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Two journalists killed in hit-and-run attacks. Another, seeking information from police, is instead beaten and thrown in jail. Several others assaulted while covering a protest, despite telling authorities they were journalists. And all of those incidents in just the month of March. These attacks underscore the dangers many journalist in India face when trying to do their jobs.
India’s track record on press freedom is far from stellar. According to media watchdog Reporters Without Borders, India ranks 136 out of 180 countries.
But there could be a sliver of hope. This week, the Indian government reversed course on proposed legislation that opposition politicians and journalists said was an attempt to stifle press freedom. The measure sought to punish journalists who published so-called “fake news” by revoking the journalists’ accreditation. The credentials are required to visit government offices or attend news conferences.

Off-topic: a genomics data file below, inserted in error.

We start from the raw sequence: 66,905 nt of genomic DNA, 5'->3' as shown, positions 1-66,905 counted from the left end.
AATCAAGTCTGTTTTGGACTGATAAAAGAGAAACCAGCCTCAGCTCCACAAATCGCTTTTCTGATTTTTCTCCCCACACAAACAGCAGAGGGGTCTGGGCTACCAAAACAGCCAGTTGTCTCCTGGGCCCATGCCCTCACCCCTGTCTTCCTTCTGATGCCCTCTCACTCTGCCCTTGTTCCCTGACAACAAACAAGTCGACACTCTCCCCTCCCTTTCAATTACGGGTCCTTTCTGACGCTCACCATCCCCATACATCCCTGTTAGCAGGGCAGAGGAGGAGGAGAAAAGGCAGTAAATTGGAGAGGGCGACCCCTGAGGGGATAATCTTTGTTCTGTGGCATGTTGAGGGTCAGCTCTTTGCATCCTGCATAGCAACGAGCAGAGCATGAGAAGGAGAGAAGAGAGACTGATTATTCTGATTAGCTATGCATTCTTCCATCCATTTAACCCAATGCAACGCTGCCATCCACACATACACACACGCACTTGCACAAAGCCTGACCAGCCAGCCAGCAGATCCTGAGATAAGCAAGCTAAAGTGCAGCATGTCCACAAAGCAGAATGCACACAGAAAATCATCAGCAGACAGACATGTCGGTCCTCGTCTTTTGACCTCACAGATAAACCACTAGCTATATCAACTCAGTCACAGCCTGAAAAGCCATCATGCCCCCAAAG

So what’s behind the growing hostility towards members of the media and what can be done to protect them? We will pose that to a panel of Indian journalists on this episode of The Stream.
On this episode of The Stream, we speak with:
Emmy Ci Lawbei
Tridip K Mandal @tridipkmandal
Journalist and Senior Creative Director, The Quint
Daniel Bastard @RSF_AsiaPacific
Head of Asia-Pacific Desk, Reporters Without Borders
Aditi Tandon @anshumalini3
General Secretary, Indian Women's Press Corps
Indian journalist Sandeep Sharma dies in Bhind - Al Jazeera English
Surge in police violence against journalists in India - Reporters Without Borders
'It felt like a war zone': Mizo journo on duty attacked by cops - The Quint
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